What is happening to the conscience of America? Ethics and morals are universal pillars of the world's great religions, one mechanism by which civilized societies attempt to keep order and avoid societal and personal self-destruction. One definition of ethics is “a theory or system of moral values” and a definition of morality is “conformity to ideals of right human conduct.” (Merriam-Webster).

What is happening to the conscience of America? Ethics and morals are universal pillars of the world's great religions, one mechanism by which civilized societies attempt to keep order and avoid societal and personal self-destruction. One definition of ethics is “a theory or system of moral values” and a definition of morality is “conformity to ideals of right human conduct.” (Merriam-Webster).
In an earlier column, I addressed the concept of lying. Telling the truth is an integral part of ethics and morality aimed at that ideal of right conduct. If you dig into the essence of most religions you will find that ethics, morals and right conduct are based on the concept of the Ethic of Reciprocity. Some call it the Golden Rule, but it is one common aspect of all moral, ethical and religious teaching. It has been handed down through the centuries long before it was included in the Bible. It is a mutually beneficial means of resolving conflict, and although its origins are not known, it has been found in ancient Egypt (The Tale of the Eloquent Peasant, ~1970 B.C.E.).
Lying is self-serving willingness to avoid the truth or mislead others for personal gain when making a statement or answering a question. So why has lying become such an increasingly common violation of ethics and morals in America today? There are many reasons and many forms of lying, some even normalized in certain circumstances. A salesperson may misrepresent a product in order to make a sale for personal profit or gain, while being encouraged by the employer. It may not be an outright lie, but an intentional withholding of important information. A politician may lie when promising to achieve a certain campaign goal in order to win votes or keep power in office, yet know full well that it cannot be done. A criminal and his lawyer may lie in order to avoid just punishment or escape justice altogether. Some of this is the expected “dirt” of living in a competitive society.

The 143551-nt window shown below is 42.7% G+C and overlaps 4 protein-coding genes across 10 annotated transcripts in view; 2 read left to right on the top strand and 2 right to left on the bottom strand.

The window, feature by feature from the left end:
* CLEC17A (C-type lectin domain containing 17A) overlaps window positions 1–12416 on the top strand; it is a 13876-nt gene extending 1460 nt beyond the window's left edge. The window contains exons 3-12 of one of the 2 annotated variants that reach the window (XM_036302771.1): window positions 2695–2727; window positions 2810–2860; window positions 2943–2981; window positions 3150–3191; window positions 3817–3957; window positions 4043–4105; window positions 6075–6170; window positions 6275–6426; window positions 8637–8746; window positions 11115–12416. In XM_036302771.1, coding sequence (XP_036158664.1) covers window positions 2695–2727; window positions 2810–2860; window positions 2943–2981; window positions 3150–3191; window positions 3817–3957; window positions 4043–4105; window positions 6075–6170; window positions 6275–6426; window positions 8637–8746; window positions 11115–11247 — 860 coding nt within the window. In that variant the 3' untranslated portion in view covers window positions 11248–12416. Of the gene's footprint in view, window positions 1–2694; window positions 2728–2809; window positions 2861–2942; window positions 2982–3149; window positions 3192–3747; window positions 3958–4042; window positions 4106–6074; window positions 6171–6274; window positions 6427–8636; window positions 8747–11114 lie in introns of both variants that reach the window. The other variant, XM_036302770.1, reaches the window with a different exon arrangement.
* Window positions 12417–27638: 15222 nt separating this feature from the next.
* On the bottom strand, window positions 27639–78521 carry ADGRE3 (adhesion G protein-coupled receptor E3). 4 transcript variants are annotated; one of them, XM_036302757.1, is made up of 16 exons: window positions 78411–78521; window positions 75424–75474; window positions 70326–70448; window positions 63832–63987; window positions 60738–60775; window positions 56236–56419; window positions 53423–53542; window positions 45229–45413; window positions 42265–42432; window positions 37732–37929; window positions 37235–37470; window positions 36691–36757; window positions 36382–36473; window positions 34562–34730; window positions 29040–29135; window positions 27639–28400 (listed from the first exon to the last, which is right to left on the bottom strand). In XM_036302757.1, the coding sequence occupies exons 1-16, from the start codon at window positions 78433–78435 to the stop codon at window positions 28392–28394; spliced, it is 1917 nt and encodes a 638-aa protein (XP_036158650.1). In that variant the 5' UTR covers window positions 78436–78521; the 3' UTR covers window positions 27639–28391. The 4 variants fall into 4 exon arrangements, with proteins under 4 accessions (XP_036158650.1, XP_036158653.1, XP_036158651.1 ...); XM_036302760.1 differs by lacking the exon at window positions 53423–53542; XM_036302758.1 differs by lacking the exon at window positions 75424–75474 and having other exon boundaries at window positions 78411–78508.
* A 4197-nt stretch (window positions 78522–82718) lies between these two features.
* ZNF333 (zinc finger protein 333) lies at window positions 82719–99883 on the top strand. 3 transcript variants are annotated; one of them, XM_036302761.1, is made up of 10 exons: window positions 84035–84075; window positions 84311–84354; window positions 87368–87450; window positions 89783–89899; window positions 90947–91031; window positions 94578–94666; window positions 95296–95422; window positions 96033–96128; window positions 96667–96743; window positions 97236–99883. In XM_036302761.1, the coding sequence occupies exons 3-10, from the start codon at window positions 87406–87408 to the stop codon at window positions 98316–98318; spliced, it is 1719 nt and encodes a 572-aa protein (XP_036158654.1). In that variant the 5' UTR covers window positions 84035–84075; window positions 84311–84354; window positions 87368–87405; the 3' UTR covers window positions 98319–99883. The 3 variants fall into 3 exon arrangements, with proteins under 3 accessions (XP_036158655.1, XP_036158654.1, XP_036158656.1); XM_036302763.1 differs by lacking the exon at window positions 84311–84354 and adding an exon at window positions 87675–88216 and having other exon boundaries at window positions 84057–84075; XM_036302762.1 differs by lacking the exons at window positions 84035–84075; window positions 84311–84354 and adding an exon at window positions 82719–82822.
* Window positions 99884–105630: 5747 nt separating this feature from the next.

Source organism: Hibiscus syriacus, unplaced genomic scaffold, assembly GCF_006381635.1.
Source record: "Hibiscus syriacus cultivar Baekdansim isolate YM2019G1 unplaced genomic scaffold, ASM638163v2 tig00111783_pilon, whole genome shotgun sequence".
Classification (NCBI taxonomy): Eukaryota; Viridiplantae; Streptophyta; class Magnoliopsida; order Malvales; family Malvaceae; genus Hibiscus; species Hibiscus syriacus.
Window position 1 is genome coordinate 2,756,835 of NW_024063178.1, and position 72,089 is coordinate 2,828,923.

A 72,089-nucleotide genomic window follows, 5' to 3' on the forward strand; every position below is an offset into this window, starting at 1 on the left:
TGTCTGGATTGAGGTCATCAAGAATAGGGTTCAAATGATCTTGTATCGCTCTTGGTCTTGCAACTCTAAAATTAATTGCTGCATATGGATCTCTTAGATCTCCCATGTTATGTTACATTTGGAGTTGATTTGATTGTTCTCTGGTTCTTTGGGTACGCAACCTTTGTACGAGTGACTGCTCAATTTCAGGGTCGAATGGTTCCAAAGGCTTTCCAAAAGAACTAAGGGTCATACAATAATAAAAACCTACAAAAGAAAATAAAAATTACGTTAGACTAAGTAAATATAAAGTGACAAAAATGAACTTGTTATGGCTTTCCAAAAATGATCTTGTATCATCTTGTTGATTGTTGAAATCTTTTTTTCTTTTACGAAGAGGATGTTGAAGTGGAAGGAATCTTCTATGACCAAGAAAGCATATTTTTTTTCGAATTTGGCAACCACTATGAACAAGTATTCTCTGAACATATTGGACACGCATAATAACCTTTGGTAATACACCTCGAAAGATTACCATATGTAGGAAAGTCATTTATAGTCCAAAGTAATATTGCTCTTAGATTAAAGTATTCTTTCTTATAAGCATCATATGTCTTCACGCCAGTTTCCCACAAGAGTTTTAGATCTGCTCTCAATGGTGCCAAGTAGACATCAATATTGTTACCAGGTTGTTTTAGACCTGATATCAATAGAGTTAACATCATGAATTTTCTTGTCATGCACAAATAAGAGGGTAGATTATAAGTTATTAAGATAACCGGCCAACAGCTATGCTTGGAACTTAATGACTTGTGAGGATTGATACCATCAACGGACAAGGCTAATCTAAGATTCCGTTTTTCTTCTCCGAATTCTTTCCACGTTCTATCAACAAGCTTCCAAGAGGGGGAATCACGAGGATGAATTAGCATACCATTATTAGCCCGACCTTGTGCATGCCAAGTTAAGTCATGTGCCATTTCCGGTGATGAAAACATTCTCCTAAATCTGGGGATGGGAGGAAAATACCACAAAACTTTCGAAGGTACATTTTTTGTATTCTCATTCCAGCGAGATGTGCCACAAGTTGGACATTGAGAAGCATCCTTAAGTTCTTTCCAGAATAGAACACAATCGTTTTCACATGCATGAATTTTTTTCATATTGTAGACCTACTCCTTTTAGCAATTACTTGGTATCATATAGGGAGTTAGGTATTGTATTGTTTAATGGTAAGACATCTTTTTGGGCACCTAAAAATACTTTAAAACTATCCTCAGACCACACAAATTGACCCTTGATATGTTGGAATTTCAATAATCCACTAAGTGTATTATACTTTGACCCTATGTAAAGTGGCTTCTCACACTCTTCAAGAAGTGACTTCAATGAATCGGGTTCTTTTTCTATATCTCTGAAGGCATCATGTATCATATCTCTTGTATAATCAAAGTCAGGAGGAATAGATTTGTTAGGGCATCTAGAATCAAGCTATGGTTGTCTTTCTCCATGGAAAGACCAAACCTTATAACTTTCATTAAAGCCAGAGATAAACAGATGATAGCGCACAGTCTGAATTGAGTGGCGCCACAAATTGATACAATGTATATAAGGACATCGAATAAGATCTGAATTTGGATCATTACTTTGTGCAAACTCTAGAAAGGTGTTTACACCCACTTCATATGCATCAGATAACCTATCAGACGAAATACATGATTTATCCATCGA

But in recent years, things have gotten out of hand. Lying has become so commonplace that it often avoids the expectation of honesty. Several prominent persons in positions of great national trust have lied to FBI agents during investigations. Lies are so prevalent that fact-checking agencies cannot keep up with researching and discrediting them.
Political promises are made for the sole purpose of gaining immediate favor and then tossed aside like a bouquet of wilted flowers. Candidates make promises they know they cannot keep but which they know voters want to believe. As of Oct. 10, the Fact Checker has cataloged 1,318 false or misleading claims by our President since he took office in January. (Meg Kelly/The Washington Post, Fact Checker).
Virtually all western countries not driven by religious extremism have leaders whose word can be trusted. We have become an exception. Our President says one thing while our Secretary of State says another. Recorded words are later denied. World leaders can no longer trust us to make promises we will keep, resulting in failed treaties and relationships, and growing dissent.
This is not where we want to go. Some have sold their souls on the altar of immorality in favor of political gain, control and power by violating the ninth commandment to not bear false witness (Ex. 20:16.) The end justifies the means. We are no longer the “city upon a hill” of Ronald Reagan and Matt 5:14. It is not what we teach our children, and it should not be how we define ourselves in the years ahead.


Mike Davis writes a column for the Neosho Daily News.